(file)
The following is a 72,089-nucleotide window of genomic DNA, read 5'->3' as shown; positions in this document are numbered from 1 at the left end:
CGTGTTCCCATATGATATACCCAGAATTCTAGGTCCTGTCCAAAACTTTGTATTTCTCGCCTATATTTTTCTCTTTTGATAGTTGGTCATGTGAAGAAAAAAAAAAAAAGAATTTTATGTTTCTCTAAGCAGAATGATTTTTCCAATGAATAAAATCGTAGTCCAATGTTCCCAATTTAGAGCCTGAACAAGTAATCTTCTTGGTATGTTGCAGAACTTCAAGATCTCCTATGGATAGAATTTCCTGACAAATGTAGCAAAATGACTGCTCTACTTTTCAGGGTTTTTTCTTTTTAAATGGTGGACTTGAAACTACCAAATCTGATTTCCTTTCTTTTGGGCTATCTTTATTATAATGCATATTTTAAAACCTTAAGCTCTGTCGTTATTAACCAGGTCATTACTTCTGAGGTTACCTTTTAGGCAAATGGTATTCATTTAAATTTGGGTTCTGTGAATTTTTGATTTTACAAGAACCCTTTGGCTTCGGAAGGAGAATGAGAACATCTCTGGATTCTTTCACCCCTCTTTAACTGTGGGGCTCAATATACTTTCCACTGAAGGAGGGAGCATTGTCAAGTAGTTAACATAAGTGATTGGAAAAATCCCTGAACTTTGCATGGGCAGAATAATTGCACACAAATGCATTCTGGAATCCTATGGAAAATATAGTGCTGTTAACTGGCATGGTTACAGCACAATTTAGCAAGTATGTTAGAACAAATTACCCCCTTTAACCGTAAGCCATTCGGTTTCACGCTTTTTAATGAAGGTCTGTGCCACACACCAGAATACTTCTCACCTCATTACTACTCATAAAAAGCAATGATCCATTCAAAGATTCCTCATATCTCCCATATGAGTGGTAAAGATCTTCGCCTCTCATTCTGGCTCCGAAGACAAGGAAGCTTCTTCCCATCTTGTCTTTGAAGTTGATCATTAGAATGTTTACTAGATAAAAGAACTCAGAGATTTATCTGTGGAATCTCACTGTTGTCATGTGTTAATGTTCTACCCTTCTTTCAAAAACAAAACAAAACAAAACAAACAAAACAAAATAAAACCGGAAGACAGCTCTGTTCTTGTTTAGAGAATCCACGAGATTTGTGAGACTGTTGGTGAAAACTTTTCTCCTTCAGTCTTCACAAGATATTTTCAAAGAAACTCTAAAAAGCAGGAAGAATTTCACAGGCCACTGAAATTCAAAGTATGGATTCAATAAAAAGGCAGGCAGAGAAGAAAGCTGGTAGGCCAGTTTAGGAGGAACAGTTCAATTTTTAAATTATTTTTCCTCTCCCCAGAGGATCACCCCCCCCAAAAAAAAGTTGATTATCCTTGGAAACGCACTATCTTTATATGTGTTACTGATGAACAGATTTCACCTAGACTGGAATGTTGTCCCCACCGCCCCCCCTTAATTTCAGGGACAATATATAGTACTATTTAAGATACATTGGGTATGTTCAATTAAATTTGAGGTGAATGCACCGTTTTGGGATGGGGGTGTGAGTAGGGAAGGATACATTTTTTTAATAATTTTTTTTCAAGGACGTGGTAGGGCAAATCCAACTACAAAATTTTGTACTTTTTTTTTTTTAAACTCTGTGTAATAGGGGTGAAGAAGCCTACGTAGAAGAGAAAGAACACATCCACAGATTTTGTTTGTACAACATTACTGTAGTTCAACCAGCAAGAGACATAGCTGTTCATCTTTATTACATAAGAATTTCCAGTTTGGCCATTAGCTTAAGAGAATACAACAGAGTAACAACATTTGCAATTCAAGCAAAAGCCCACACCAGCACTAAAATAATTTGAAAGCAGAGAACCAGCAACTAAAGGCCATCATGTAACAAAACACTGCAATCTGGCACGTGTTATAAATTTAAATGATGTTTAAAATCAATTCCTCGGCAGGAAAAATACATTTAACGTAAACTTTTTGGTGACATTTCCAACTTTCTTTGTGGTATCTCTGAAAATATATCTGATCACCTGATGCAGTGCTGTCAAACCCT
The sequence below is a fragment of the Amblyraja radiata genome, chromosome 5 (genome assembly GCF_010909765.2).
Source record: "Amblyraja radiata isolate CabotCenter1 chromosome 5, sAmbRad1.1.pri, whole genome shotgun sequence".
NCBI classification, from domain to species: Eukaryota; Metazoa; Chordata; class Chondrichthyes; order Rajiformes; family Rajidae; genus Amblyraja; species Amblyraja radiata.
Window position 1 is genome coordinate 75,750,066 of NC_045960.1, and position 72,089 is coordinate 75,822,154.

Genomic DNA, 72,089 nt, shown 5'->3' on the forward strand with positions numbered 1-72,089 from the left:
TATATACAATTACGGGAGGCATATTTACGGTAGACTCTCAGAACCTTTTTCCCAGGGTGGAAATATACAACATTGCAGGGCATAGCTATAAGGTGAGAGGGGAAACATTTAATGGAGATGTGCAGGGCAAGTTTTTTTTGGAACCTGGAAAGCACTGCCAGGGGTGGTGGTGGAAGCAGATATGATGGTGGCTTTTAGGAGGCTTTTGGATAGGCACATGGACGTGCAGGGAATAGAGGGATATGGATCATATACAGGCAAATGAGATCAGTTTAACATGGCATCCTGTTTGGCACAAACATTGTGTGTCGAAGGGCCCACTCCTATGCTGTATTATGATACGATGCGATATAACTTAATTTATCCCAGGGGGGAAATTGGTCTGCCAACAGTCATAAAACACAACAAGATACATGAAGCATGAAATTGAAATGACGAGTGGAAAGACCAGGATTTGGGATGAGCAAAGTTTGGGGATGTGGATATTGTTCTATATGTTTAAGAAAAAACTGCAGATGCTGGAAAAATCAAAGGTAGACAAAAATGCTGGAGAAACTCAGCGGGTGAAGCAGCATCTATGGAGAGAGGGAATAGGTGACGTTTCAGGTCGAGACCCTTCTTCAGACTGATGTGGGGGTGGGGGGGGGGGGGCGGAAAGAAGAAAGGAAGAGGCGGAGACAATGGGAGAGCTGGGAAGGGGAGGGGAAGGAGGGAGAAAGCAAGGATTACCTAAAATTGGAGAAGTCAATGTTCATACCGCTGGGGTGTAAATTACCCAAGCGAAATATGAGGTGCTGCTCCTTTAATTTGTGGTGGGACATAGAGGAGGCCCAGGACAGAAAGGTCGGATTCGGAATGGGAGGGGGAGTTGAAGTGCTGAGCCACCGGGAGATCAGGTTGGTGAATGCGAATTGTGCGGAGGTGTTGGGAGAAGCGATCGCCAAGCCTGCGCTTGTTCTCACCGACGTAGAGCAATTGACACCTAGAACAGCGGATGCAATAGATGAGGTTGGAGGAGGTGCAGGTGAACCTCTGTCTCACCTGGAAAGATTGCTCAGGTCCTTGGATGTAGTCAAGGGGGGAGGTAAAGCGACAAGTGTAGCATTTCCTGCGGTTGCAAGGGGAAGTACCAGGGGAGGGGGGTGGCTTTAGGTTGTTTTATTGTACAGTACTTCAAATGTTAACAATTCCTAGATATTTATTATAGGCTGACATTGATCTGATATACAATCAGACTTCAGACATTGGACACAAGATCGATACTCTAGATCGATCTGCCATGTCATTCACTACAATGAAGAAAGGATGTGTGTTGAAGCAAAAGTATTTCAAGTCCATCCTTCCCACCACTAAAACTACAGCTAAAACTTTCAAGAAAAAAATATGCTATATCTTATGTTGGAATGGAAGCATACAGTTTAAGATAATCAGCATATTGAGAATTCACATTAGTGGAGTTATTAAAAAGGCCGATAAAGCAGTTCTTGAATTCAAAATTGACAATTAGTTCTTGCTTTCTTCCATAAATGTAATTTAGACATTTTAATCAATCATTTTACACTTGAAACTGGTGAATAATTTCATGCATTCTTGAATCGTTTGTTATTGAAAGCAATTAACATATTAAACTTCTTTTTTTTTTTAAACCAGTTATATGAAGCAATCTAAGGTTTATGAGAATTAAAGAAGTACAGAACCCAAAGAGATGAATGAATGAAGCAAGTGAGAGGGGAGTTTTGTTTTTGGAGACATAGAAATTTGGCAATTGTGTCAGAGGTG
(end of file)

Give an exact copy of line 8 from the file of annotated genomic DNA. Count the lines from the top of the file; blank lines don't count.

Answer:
TATATACAATTACGGGAGGCATATTTACGGTAGACTCTCAGAACCTTTTTCCCAGGGTGGAAATATACAACATTGCAGGGCATAGCTATAAGGTGAGAGGGGAAACATTTAATGGAGATGTGCAGGGCAAGTTTTTTTTGGAACCTGGAAAGCACTGCCAGGGGTGGTGGTGGAAGCAGATATGATGGTGGCTTTTAGGAGGCTTTTGGATAGGCACATGGACGTGCAGGGAATAGAGGGATATGGATCATATACAGGCAAATGAGATCAGTTTAACATGGCATCCTGTTTGGCACAAACATTGTGTGTCGAAGGGCCCACTCCTATGCTGTATTATGATACGATGCGATATAACTTAATTTATCCCAGGGGGGAAATTGGTCTGCCAACAGTCATAAAACACAACAAGATACATGAAGCATGAAATTGAAATGACGAGTGGAAAGACCAGGATTTGGGATGAGCAAAGTTTGGGGATGTGGATATTGTTCTATATGTTTAAGAAAAAACTGCAGATGCTGGAAAAATCAAAGGTAGACAAAAATGCTGGAGAAACTCAGCGGGTGAAGCAGCATCTATGGAGAGAGGGAATAGGTGACGTTTCAGGTCGAGACCCTTCTTCAGACTGATGTGGGGGTGGGGGGGGGGGGGCGGAAAGAAGAAAGGAAGAGGCGGAGACAATGGGAGAGCTGGGAAGGGGAGGGGAAGGAGGGAGAAAGCAAGGATTACCTAAAATTGGAGAAGTCAATGTTCATACCGCTGGGGTGTAAATTACCCAAGCGAAATATGAGGTGCTGCTCCTTTAATTTGTGGTGGGACATAGAGGAGGCCCAGGACAGAAAGGTCGGATTCGGAATGGGAGGGGGAGTTGAAGTGCTGAGCCACCGGGAGATCAGGTTGGTGAATGCGAATTGTGCGGAGGTGTTGGGAGAAGCGATCGCCAAGCCTGCGCTTGTTCTCACCGACGTAGAGCAATTGACACCTAGAACAGCGGATGCAATAGATGAGGTTGGAGGAGGTGCAGGTGAACCTCTGTCTCACCTGGAAAGATTGCTCAGGTCCTTGGATGTAGTCAAGGGGGGAGGTAAAGCGACAAGTGTAGCATTTCCTGCGGTTGCAAGGGGAAGTACCAGGGGAGGGGGGTGGCTTTAGGTTGTTTTATTGTACAGTACTTCAAATGTTAACAATTCCTAGATATTTATTATAGGCTGACATTGATCTGATATACAATCAGACTTCAGACATTGGACACAAGATCGATACTCTAGATCGATCTGCCATGTCATTCACTACAATGAAGAAAGGATGTGTGTTGAAGCAAAAGTATTTCAAGTCCATCCTTCCCACCACTAAAACTACAGCTAAAACTTTCAAGAAAAAAATATGCTATATCTTATGTTGGAATGGAAGCATACAGTTTAAGATAATCAGCATATTGAGAATTCACATTAGTGGAGTTATTAAAAAGGCCGATAAAGCAGTTCTTGAATTCAAAATTGACAATTAGTTCTTGCTTTCTTCCATAAATGTAATTTAGACATTTTAATCAATCATTTTACACTTGAAACTGGTGAATAATTTCATGCATTCTTGAATCGTTTGTTATTGAAAGCAATTAACATATTAAACTTCTTTTTTTTTTTAAACCAGTTATATGAAGCAATCTAAGGTTTATGAGAATTAAAGAAGTACAGAACCCAAAGAGATGAATGAATGAAGCAAGTGAGAGGGGAGTTTTGTTTTTGGAGACATAGAAATTTGGCAATTGTGTCAGAGGTG